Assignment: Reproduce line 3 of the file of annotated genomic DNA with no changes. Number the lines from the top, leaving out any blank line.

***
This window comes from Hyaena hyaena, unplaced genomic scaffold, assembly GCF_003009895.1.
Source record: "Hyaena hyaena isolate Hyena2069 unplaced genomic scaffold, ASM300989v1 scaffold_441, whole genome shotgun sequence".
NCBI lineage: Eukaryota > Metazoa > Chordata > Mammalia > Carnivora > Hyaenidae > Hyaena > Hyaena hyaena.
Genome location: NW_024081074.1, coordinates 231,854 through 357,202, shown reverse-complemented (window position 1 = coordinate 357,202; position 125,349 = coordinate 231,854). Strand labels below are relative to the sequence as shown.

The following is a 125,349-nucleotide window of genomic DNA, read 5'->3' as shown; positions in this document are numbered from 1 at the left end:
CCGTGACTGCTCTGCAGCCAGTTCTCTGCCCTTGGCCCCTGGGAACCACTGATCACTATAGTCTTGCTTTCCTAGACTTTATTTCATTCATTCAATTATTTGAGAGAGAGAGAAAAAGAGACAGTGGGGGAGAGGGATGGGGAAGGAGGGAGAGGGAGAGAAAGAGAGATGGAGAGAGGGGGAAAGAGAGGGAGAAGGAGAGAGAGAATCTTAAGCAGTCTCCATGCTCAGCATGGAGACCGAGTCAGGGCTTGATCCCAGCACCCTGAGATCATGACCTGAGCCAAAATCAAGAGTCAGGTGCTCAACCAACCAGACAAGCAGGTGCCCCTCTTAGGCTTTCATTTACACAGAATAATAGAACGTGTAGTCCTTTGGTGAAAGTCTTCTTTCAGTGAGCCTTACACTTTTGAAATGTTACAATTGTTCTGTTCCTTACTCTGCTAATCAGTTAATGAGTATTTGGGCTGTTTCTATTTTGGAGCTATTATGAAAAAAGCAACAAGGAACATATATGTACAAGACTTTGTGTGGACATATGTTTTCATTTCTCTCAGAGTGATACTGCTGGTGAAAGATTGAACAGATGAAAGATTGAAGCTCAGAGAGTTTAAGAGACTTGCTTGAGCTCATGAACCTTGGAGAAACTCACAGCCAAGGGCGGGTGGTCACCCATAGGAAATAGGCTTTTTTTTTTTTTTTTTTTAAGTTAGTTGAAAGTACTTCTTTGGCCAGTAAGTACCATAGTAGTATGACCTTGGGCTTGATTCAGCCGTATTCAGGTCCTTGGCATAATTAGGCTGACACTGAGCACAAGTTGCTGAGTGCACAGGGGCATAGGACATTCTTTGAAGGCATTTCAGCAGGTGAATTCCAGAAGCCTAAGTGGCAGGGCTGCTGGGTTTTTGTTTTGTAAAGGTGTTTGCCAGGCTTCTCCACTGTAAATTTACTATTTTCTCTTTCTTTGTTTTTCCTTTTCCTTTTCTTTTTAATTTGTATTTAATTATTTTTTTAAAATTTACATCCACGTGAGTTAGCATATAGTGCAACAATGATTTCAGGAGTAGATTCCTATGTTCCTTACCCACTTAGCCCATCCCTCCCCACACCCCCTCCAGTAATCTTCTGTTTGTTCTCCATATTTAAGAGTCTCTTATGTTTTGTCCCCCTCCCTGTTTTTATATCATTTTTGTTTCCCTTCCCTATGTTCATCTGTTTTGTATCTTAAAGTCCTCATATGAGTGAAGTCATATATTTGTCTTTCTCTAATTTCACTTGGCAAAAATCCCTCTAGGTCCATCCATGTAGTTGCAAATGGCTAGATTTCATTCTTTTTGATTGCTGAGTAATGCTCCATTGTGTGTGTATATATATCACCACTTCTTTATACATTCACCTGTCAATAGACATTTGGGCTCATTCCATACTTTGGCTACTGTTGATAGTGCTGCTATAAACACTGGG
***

NCBI lineage: Eukaryota > Metazoa > Chordata > Mammalia > Carnivora > Hyaenidae > Hyaena > Hyaena hyaena.